overestimated by operators by as much as 400-500 percent.
2.Wall Street has played a key behind-the-scenes role in hyping the fracking boom
through mergers and acquisitions and transactional fees, similar to the pattern seen in
the housing boom that led to the financial crisis.
3.High productivity shale plays are not common. Just five gas plays and two oil plays
account for 80 percent of production of those energy sources, while the most productive
areas constitute relatively small "sweet spots" within those plays.
4.Production rates are already in decline in many shale plays. The high rates of
per-well investment required to maintain production mean U.S. shale gas production may
have already peaked and maintaining production will require high rates of potentially
unsustainable, high-cost drilling.
points out the most significant economic consequence from hydrofracking.
"Exporting is a last ditch effort to shore up a failing balance sheet.
Exportation will drive the price higher in the U.S.
Theres no doubt about it. The question is how high will it go. When you are
producing a commodity and have produced it to such a high extent, you want to find someone
who will buy it, and in this case, it will be the Asians."
Here is the key issue. If the energy resources from fracking are destined for an export
market, sold at a dramatically higher price overseas, the pressure will increase to raise
domestic prices when the oversupply vanishes.
The greed from the Fracking
Boom Prompts Foreign Export Of U.S. Gas, Could Drive Up Prices At Home, inevitably
demonstrates that the public will never experience the benefits of low cost energy
produced from our own soil.
"In recent months, however, production has begun to level off as the glut of
natural gas keeps U.S. prices down. In response, producers have begun pushing to export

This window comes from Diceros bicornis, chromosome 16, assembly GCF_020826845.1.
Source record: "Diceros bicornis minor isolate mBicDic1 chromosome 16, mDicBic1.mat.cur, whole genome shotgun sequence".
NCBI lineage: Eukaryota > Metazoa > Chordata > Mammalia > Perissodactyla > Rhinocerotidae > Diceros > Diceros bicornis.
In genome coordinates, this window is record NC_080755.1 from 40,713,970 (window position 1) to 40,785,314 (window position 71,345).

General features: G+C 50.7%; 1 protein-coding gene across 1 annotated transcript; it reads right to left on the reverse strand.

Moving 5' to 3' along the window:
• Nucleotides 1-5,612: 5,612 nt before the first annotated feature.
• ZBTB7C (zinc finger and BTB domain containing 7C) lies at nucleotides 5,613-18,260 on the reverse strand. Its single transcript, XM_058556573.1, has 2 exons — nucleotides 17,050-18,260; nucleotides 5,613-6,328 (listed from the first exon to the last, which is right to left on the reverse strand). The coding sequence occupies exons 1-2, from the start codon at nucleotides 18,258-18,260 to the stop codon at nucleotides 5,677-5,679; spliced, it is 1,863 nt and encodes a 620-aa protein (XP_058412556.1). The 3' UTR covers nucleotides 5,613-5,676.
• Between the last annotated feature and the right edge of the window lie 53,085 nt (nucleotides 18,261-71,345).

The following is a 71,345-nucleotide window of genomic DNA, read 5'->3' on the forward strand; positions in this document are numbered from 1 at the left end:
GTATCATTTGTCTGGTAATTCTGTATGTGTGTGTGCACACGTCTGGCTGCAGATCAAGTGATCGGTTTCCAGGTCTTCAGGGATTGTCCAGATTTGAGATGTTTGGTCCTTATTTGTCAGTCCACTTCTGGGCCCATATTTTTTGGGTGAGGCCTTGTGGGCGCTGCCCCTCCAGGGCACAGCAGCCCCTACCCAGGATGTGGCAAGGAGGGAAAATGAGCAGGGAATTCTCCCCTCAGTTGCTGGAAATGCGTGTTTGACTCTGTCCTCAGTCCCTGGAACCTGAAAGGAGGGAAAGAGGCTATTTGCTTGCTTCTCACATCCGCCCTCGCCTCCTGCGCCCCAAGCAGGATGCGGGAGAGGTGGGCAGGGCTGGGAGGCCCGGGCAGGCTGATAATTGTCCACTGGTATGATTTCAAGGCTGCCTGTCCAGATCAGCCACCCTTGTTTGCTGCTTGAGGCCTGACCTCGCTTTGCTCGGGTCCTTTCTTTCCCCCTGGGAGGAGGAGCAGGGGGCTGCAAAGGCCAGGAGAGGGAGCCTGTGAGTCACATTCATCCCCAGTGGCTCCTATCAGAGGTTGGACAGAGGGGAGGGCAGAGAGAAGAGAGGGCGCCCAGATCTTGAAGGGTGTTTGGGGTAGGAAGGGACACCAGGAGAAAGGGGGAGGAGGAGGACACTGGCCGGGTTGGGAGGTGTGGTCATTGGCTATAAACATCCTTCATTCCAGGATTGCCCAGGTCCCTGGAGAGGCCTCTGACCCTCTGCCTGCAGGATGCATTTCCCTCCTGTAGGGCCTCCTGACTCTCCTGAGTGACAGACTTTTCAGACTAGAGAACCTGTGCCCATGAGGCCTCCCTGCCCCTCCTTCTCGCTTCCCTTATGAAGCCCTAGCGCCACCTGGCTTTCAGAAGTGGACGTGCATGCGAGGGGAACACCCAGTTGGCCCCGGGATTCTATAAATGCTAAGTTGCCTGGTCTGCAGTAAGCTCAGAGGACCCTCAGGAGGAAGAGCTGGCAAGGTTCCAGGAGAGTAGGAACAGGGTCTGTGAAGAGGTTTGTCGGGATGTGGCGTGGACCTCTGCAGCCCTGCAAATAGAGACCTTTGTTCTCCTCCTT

the fuel to Europe and Asia, where prices are far higher.
Approval of all the projects currently under review by the Energy Department could
result in the export of more than 40 percent of current U.S. production of liquefied
natural gas, or LNG, which is gas thats been converted to liquid form to make it
easier to store or transport."
Energy internationalists, opportunistic politicians, Wall Street banksters and
irresponsible developers would stash ill-gotten gain from the pillaging of our domestic
resources, as our energy rich residents get to pay a higher price for their energy needs.
Add into the equation the enormous environmental chemical pollution of our finite ground
water and you have a monumental disaster in the making.
Since safeguards and less caustic additives can be substituted within the fracking
technology, the bare minimum course is to protect the water supply. In addition,
production from such development needs to have a direct benefit to the American consumer.
No fracking for export sales is the national interest.
is the pen name of a reformed, former political operative. This pundit's formal
instruction in History, Philosophy and Political Science served as training for activism,
on the staff of several politicians and in many campaigns. He is a past columnist for
"Published originally at
EtherZone.com : republication allowed with this notice and hyperlink intact."
SARTRE can be
reached at: BATR@batr.org
We invite you to visit
his website at:BREAKING ALL
the June 14, 2013 issue of Ether